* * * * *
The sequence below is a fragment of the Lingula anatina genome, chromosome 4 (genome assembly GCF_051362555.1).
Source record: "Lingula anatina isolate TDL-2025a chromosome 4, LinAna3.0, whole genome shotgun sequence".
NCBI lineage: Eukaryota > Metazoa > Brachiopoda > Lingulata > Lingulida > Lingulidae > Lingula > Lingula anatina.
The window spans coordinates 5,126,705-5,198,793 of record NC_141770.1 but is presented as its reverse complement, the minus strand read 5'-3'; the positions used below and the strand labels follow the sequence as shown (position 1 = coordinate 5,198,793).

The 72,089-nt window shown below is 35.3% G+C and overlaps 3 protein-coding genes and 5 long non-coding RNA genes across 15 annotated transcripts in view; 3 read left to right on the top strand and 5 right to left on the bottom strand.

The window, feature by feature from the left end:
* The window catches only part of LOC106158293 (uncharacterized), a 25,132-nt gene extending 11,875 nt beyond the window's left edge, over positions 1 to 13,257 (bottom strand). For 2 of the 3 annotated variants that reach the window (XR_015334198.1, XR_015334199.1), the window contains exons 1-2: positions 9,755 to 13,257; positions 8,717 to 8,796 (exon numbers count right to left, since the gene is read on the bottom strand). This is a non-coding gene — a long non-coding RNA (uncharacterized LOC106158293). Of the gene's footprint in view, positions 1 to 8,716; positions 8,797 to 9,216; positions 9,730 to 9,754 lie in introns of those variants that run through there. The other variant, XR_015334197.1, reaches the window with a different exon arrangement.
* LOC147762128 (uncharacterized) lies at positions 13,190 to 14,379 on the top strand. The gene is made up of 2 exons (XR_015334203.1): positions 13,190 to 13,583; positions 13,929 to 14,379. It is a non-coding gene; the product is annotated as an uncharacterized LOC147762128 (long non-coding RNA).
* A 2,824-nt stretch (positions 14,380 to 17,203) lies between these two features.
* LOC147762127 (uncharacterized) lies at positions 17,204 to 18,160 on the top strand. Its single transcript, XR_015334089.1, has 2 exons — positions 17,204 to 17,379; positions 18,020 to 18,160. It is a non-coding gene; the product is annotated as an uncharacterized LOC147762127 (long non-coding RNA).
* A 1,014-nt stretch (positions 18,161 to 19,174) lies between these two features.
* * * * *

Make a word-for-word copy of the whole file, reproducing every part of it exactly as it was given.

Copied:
The sequence below is a fragment of the Lingula anatina genome, chromosome 4 (genome assembly GCF_051362555.1).
Source record: "Lingula anatina isolate TDL-2025a chromosome 4, LinAna3.0, whole genome shotgun sequence".
NCBI lineage: Eukaryota > Metazoa > Brachiopoda > Lingulata > Lingulida > Lingulidae > Lingula > Lingula anatina.
The window spans coordinates 5,126,705-5,198,793 of record NC_141770.1 but is presented as its reverse complement, the minus strand read 5'-3'; the positions used below and the strand labels follow the sequence as shown (position 1 = coordinate 5,198,793).

The 72,089-nt window shown below is 35.3% G+C and overlaps 3 protein-coding genes and 5 long non-coding RNA genes across 15 annotated transcripts in view; 3 read left to right on the top strand and 5 right to left on the bottom strand.

The window, feature by feature from the left end:
* The window catches only part of LOC106158293 (uncharacterized), a 25,132-nt gene extending 11,875 nt beyond the window's left edge, over positions 1 to 13,257 (bottom strand). For 2 of the 3 annotated variants that reach the window (XR_015334198.1, XR_015334199.1), the window contains exons 1-2: positions 9,755 to 13,257; positions 8,717 to 8,796 (exon numbers count right to left, since the gene is read on the bottom strand). This is a non-coding gene — a long non-coding RNA (uncharacterized LOC106158293). Of the gene's footprint in view, positions 1 to 8,716; positions 8,797 to 9,216; positions 9,730 to 9,754 lie in introns of those variants that run through there. The other variant, XR_015334197.1, reaches the window with a different exon arrangement.
* LOC147762128 (uncharacterized) lies at positions 13,190 to 14,379 on the top strand. The gene is made up of 2 exons (XR_015334203.1): positions 13,190 to 13,583; positions 13,929 to 14,379. It is a non-coding gene; the product is annotated as an uncharacterized LOC147762128 (long non-coding RNA).
* A 2,824-nt stretch (positions 14,380 to 17,203) lies between these two features.
* LOC147762127 (uncharacterized) lies at positions 17,204 to 18,160 on the top strand. Its single transcript, XR_015334089.1, has 2 exons — positions 17,204 to 17,379; positions 18,020 to 18,160. It is a non-coding gene; the product is annotated as an uncharacterized LOC147762127 (long non-coding RNA).
* A 1,014-nt stretch (positions 18,161 to 19,174) lies between these two features.